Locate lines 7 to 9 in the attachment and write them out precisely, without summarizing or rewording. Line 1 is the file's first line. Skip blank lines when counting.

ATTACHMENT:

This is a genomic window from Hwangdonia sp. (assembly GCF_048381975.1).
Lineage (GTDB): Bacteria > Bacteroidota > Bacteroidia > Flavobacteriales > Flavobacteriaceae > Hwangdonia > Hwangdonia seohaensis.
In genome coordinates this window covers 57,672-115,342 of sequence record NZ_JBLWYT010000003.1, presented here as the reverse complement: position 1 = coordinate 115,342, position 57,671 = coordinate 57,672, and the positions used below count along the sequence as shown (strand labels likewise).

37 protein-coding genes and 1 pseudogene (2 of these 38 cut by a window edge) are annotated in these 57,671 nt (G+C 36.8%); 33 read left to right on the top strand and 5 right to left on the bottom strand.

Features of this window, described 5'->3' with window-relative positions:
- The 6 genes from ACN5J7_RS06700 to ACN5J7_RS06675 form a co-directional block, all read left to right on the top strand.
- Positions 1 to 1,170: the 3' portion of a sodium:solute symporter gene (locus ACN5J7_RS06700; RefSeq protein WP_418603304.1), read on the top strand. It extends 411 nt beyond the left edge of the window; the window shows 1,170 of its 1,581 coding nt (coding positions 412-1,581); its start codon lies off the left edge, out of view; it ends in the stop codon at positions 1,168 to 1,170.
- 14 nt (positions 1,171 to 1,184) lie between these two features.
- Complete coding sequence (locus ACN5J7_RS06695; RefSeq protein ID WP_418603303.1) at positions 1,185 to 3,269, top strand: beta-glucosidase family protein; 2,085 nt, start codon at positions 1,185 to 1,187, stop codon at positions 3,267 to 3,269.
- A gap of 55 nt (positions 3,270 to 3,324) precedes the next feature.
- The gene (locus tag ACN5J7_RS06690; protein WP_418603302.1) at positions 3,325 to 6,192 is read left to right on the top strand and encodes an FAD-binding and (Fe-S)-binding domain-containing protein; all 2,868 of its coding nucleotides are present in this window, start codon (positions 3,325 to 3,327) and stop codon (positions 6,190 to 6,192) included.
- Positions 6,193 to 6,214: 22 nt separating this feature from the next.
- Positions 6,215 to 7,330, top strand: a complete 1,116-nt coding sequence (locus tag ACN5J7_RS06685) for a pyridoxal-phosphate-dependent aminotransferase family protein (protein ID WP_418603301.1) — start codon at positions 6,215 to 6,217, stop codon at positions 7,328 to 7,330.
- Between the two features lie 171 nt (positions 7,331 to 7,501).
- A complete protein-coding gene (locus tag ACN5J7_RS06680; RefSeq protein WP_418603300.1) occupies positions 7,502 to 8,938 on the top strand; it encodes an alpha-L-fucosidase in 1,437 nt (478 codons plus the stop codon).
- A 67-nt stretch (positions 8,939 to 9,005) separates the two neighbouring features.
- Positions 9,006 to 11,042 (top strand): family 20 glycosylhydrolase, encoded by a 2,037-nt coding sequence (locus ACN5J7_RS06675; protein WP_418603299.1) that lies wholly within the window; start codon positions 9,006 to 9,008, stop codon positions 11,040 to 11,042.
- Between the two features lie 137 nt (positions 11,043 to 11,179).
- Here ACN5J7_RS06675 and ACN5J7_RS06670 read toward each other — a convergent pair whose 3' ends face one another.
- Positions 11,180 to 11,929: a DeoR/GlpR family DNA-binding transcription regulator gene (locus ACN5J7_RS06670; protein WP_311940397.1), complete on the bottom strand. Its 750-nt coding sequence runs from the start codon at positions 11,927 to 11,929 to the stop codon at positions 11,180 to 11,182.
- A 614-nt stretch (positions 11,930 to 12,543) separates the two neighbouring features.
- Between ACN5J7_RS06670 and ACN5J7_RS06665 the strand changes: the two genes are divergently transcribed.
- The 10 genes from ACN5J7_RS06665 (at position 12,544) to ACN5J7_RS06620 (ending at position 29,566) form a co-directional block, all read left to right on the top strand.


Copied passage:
- Positions 1 to 1,170: the 3' portion of a sodium:solute symporter gene (locus ACN5J7_RS06700; RefSeq protein WP_418603304.1), read on the top strand. It extends 411 nt beyond the left edge of the window; the window shows 1,170 of its 1,581 coding nt (coding positions 412-1,581); its start codon lies off the left edge, out of view; it ends in the stop codon at positions 1,168 to 1,170.
- 14 nt (positions 1,171 to 1,184) lie between these two features.
- Complete coding sequence (locus ACN5J7_RS06695; RefSeq protein ID WP_418603303.1) at positions 1,185 to 3,269, top strand: beta-glucosidase family protein; 2,085 nt, start codon at positions 1,185 to 1,187, stop codon at positions 3,267 to 3,269.